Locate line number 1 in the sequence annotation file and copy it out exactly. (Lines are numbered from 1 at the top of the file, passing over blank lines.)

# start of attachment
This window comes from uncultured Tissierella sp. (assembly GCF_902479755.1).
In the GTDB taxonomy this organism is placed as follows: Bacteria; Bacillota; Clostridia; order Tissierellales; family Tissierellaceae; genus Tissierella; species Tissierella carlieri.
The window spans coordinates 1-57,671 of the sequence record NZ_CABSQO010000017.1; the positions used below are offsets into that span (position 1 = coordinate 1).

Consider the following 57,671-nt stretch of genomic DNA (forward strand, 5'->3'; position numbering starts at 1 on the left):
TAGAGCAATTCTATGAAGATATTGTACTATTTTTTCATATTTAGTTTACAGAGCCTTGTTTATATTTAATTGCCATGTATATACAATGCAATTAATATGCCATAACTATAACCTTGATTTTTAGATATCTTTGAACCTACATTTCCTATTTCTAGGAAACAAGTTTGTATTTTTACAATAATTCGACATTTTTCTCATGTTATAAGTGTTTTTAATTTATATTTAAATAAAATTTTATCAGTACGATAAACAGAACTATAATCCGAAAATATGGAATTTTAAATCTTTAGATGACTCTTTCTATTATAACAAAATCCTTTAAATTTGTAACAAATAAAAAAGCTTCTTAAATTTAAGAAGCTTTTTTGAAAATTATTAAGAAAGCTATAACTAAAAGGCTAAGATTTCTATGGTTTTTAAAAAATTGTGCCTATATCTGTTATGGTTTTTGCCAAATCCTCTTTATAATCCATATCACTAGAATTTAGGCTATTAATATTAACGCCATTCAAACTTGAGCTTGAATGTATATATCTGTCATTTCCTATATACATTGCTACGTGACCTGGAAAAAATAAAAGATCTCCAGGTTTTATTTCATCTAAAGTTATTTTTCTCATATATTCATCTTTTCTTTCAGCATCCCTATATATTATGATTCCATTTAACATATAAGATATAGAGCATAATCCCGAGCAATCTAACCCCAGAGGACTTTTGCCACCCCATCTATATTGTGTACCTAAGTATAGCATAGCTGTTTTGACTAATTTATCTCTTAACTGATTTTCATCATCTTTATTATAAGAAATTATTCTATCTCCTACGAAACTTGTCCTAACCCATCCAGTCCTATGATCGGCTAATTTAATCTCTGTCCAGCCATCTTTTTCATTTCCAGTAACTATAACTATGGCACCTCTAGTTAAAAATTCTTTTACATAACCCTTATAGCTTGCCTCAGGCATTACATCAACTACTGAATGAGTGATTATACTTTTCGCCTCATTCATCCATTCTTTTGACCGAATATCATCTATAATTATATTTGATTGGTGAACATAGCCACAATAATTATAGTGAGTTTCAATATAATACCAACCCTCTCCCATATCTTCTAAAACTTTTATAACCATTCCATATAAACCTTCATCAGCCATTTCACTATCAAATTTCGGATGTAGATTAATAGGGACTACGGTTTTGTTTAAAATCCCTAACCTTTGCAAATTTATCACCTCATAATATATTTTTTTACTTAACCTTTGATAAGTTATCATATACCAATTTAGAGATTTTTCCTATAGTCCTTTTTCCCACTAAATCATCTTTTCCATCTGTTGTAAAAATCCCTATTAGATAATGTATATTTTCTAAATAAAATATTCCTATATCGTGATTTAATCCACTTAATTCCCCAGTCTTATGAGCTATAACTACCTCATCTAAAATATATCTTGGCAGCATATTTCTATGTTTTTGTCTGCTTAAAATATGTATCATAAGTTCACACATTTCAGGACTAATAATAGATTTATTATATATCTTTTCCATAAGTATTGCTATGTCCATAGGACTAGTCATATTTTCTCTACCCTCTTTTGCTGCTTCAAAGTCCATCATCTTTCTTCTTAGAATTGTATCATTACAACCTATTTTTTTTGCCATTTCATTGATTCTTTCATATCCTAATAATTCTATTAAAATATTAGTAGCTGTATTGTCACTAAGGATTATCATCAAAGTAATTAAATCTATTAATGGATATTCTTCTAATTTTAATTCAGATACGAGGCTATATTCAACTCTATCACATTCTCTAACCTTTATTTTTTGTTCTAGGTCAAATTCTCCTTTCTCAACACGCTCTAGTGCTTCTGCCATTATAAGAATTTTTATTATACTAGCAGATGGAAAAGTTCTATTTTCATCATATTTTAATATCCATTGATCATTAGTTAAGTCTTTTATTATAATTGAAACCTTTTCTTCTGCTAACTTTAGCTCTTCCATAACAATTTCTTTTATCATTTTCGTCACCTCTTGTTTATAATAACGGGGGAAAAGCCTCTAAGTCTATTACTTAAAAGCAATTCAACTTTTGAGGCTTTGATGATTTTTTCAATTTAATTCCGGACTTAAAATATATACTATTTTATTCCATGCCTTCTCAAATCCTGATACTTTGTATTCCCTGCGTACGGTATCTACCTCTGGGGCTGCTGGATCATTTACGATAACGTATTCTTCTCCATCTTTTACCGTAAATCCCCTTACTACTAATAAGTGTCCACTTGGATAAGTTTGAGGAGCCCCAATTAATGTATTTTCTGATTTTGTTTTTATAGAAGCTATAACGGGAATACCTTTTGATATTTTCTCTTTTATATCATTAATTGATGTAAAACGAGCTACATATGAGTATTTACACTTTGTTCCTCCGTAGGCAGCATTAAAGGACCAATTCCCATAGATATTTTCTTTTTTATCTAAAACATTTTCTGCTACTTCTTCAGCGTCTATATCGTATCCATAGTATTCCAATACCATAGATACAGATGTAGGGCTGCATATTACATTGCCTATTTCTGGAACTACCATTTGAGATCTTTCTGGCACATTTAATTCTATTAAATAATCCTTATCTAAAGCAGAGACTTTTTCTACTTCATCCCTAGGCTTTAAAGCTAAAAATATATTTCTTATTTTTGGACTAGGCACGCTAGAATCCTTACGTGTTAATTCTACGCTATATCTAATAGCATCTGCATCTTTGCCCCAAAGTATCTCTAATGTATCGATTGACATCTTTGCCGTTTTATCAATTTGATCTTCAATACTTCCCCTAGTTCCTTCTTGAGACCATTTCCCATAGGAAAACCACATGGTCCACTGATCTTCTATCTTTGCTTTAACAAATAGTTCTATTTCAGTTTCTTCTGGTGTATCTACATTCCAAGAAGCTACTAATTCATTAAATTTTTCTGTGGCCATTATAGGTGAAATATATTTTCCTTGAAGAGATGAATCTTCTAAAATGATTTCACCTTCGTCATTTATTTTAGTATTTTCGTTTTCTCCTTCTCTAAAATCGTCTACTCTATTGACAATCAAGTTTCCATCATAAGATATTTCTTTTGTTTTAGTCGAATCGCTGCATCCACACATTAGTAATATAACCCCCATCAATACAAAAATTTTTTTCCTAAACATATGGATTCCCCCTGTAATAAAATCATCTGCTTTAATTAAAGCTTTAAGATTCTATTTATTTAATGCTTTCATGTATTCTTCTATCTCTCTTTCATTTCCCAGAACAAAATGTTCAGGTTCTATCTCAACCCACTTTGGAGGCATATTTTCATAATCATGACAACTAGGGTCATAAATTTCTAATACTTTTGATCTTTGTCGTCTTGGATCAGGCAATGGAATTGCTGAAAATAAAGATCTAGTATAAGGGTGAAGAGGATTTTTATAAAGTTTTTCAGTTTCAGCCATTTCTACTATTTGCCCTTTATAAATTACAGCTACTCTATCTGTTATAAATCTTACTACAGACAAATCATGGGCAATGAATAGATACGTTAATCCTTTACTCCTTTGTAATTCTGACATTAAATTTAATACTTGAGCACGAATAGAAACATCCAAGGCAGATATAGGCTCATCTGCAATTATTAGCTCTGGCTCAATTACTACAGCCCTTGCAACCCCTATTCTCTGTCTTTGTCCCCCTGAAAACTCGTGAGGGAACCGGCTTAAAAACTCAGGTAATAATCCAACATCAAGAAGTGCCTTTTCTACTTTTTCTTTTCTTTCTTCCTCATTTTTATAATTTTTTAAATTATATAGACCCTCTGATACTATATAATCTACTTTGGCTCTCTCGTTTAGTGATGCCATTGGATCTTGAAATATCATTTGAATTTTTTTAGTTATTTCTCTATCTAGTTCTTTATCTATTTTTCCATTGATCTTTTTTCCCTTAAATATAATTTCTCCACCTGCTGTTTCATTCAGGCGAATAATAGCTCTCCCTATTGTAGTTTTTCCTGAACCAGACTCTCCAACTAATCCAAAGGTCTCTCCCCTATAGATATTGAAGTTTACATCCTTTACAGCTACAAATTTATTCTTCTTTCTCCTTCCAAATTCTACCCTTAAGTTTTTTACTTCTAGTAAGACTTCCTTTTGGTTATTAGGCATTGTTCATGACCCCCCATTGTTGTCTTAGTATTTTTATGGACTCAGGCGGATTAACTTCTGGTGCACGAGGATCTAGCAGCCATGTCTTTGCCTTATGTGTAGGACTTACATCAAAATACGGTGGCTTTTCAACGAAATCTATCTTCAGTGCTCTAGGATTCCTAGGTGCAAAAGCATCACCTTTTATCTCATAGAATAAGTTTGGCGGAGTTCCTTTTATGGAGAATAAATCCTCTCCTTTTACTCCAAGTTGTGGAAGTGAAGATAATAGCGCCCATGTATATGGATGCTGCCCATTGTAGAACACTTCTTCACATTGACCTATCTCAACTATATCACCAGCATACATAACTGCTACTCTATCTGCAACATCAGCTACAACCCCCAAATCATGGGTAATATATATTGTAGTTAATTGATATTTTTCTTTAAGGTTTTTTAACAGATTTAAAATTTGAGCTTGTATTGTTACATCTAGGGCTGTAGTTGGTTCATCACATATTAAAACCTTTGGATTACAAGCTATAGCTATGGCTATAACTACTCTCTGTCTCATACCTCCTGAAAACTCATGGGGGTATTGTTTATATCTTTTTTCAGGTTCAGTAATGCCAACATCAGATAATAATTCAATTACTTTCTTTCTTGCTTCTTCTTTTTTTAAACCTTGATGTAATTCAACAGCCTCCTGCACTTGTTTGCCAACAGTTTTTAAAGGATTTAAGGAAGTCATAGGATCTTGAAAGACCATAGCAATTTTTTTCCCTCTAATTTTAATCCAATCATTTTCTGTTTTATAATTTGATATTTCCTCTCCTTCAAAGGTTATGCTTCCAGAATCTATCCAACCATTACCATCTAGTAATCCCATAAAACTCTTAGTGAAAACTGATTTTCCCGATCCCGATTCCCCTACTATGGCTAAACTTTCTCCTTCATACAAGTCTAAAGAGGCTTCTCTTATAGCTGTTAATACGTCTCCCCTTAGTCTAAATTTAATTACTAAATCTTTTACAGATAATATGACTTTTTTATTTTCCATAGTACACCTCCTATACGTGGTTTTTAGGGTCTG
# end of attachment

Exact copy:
This window comes from uncultured Tissierella sp. (assembly GCF_902479755.1).